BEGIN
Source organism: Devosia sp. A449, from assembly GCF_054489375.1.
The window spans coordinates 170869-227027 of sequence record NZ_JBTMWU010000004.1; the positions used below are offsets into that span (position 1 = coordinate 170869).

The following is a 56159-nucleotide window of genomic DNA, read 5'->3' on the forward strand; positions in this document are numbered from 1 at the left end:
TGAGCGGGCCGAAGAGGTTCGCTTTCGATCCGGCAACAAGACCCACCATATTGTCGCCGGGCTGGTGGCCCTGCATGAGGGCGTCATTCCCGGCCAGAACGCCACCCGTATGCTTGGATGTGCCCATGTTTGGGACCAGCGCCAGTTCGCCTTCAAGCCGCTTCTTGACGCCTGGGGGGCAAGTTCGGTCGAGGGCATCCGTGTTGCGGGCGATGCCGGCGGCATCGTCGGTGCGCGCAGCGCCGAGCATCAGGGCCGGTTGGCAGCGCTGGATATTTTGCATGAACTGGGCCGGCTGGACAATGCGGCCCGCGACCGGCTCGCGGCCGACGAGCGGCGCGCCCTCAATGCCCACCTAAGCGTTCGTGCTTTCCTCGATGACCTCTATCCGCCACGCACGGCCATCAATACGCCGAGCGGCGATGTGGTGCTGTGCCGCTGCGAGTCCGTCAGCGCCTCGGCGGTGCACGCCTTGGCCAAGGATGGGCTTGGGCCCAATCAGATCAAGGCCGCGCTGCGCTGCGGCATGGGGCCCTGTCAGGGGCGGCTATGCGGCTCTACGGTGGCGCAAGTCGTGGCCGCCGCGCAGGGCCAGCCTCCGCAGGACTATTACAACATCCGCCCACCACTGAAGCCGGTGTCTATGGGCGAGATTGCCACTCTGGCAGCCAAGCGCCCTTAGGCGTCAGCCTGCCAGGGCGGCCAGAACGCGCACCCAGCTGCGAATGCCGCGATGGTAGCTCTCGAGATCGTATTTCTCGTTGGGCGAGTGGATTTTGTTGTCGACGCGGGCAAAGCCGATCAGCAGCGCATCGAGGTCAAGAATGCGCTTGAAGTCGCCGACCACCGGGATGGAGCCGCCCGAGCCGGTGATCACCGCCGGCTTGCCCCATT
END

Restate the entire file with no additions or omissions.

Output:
Source organism: Devosia sp. A449, from assembly GCF_054489375.1.
The window spans coordinates 170869-227027 of sequence record NZ_JBTMWU010000004.1; the positions used below are offsets into that span (position 1 = coordinate 170869).

The following is a 56159-nucleotide window of genomic DNA, read 5'->3' on the forward strand; positions in this document are numbered from 1 at the left end:
TGAGCGGGCCGAAGAGGTTCGCTTTCGATCCGGCAACAAGACCCACCATATTGTCGCCGGGCTGGTGGCCCTGCATGAGGGCGTCATTCCCGGCCAGAACGCCACCCGTATGCTTGGATGTGCCCATGTTTGGGACCAGCGCCAGTTCGCCTTCAAGCCGCTTCTTGACGCCTGGGGGGCAAGTTCGGTCGAGGGCATCCGTGTTGCGGGCGATGCCGGCGGCATCGTCGGTGCGCGCAGCGCCGAGCATCAGGGCCGGTTGGCAGCGCTGGATATTTTGCATGAACTGGGCCGGCTGGACAATGCGGCCCGCGACCGGCTCGCGGCCGACGAGCGGCGCGCCCTCAATGCCCACCTAAGCGTTCGTGCTTTCCTCGATGACCTCTATCCGCCACGCACGGCCATCAATACGCCGAGCGGCGATGTGGTGCTGTGCCGCTGCGAGTCCGTCAGCGCCTCGGCGGTGCACGCCTTGGCCAAGGATGGGCTTGGGCCCAATCAGATCAAGGCCGCGCTGCGCTGCGGCATGGGGCCCTGTCAGGGGCGGCTATGCGGCTCTACGGTGGCGCAAGTCGTGGCCGCCGCGCAGGGCCAGCCTCCGCAGGACTATTACAACATCCGCCCACCACTGAAGCCGGTGTCTATGGGCGAGATTGCCACTCTGGCAGCCAAGCGCCCTTAGGCGTCAGCCTGCCAGGGCGGCCAGAACGCGCACCCAGCTGCGAATGCCGCGATGGTAGCTCTCGAGATCGTATTTCTCGTTGGGCGAGTGGATTTTGTTGTCGACGCGGGCAAAGCCGATCAGCAGCGCATCGAGGTCAAGAATGCGCTTGAAGTCGCCGACCACCGGGATGGAGCCGCCCGAGCCGGTGATCACCGCCGGCTTGCCCCATT